Sausage Stuffer 10L Manual Sausage Filler Meat Filling Machine

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  • FOB Price: US 12 - 100 / Piece
  • Min.Order Quantity: 10 Piece/Pieces
  • Supply Ability: 10000 Piece/Pieces per Month
  • Material: 430stainless steel
  • Motor: fine copper
  • Powder mesh: fine
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  • Product Detail

    Product Tags

    Electric Sausage Stuffer


    Electric Sausage Stuffer87

    Electric Sausage Stuffer88

    Electric Sausage Stuffer88

    Electric Sausage Stuffer88


    CAUTION! It is important to follow the Food Safety guidelines outlined in this manual. For the most up to date instruction visit the USDA website.

    There are basic rules to follow when handling food.

    They are COOK, SEPARATE, CLEAN, and CHILL.


    It's crucial to cook food to a safe internal temperature to destroy bacteria that is present. The safety of hamburgers and other foods made with ground meat has been receiving a lot of attention lately, and with good reason. When meat is ground, the bacteria present on the surface is mixed throughout the ground mixture. If this ground meat is not cooked to at least 160 F to 165 F(71 C to74 C),bacteria will not be destroyed and there's a good chance you will get sick.

    Solid pieces of meat like steaks and chops don't have dangerous bacteria like E.coli on the inside,so they can be served more rare. Still, any beef cut should be cooked to an internal temperature of at least 145 F(63 C)(medium rare). The safe temperature for poultry is 180 F(82 C)and solid cuts of pork should be cooked to 160 F(71 C). Eggs should be thoroughly cooked too. If you are making a meringue or other recipe that uses uncooked eggs, buy specially pasteurized eggs or use prepared meringue powder.


    Foods that will be eaten uncooked and foods that will be cooked before eating MUST ALWAYS be separated. Cross-contamination occurs when raw meats or eggs come in contact with foods that will be eaten uncooked. This is a major source of food poisoning. Always double-wrap raw meat sand place them on the lowest shelf in the refrigerator so there is no way juices can drip onto fresh produce. Then use the raw meats within 1-2 days of purchase, or freeze for longer storage Defrost frozen meats in the refrigerator, not on the counter

    When grilling or cooking raw meats or fish, make sure to place the cooked meat on a clean platter.

    Don’t use the same platter you used to carry the food out to the grill. Wash the utensils used in grilling after the food is turned for the last time on the grill, as well as spatulas and spoons used for stir-frying or turning meat as it cooks.

    Make sure to wash your hands after handling raw meats or raw eggs. Washing hands with soap and water, or using a pre-moistened antibacterial towelette is absolutely necessary after you have touched raw meat or raw eggs. Not washing hands and surfaces while cooking is a major cause of cross-contamination.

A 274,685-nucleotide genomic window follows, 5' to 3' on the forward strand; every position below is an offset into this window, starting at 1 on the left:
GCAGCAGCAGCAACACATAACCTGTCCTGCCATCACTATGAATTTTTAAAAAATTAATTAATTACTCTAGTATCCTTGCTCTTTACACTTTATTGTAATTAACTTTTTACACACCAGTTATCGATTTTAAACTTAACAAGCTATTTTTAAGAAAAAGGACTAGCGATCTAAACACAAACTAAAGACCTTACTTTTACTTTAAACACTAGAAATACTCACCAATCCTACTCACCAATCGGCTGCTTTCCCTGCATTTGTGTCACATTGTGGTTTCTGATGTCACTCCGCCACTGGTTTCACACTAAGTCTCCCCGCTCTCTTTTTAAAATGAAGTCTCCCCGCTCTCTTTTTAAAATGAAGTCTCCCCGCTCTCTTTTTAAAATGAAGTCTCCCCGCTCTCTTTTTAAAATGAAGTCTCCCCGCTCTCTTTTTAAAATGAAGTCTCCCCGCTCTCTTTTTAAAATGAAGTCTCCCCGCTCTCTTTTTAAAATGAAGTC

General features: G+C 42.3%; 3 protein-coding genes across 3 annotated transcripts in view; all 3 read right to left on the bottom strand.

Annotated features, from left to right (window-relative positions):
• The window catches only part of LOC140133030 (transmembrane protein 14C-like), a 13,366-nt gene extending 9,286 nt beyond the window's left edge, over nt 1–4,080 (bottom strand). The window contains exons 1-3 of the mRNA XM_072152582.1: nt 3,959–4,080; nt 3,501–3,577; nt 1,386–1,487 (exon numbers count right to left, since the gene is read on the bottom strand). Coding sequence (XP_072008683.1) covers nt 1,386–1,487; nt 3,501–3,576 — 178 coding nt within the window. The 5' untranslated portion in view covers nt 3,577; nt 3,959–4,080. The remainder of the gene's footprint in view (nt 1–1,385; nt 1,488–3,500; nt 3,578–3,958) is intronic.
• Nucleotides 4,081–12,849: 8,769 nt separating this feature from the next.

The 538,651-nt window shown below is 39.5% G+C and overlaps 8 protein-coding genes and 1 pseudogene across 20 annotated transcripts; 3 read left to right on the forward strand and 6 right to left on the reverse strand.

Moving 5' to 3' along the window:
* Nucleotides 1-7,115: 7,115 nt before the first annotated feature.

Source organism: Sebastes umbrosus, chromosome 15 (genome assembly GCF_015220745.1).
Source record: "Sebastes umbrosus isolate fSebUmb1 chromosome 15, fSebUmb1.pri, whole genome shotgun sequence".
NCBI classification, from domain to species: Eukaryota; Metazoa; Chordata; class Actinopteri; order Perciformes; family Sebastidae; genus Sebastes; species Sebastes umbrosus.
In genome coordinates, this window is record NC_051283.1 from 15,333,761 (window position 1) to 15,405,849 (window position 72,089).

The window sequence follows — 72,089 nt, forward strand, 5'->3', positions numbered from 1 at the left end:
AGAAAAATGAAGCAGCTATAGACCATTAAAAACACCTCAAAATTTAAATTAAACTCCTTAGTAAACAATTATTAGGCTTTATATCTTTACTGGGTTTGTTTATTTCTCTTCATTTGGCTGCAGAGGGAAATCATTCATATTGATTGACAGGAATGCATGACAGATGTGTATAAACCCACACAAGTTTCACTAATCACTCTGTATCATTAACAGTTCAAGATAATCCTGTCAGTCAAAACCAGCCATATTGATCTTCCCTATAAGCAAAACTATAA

Wash your hands and work surfaces frequently when you are cooking. Washing with soap and warm water for at least 15 seconds, then dry with a paper towel.


    Chilling food is very important. The danger zone where bacteria multiply is between 40F and be OF(-17c)or below. Simple rule: serve hot foods hot, cold foods cold. Use chafing dishes or hot plates to keep food hot while serving. Use ice water baths to keep cold foods cold. Never let any food sit at room temperature for more than 2 hours- 1 hour if the ambient temperature is 90 F(32 C)or above. When packing for a picnic, make sure the foods are already chilled.When they go into the insulated hamper. The hamper won’t chill food-it just keeps food cold when properly packed with ice. Hot cooked foods should be placed in shallow containers and immediately refrigerated so they cool rapidly. Make sure to cover foods after they are cool.

    NOTE: Special considerations must be made when using venison or other wild game since it can become heavily contaminated during field dressing. Venison is often held at temperatures that could potentially allow bacteria to grow, such as when it is being transported. Refer to the USDA Meat and Poultry Department for further questions or information on meat and food safety.


    Sausage making has evolved over many years and generations, and as a result there are countless types of sausage you can make using the basic ingredients of meat, fat and a few carefully blended spices.Following are a few simple guidelines that will help you make the best tasting sausage possible.

    Any type of meat can be used for making sausage: pork, beef, bison, moose and caribou, even antelope make great sausage. t is important when preparing venison or other red game meats to trim all the fat from the meat, as red game tallow will tum rancid in as few as five days. Replace the fat with either pork or beef fat, depending on the type of product you are making, at a ratio of 1 pound(0.5 kg) of fat for every 4 pounds(1.8 kg)of game meat.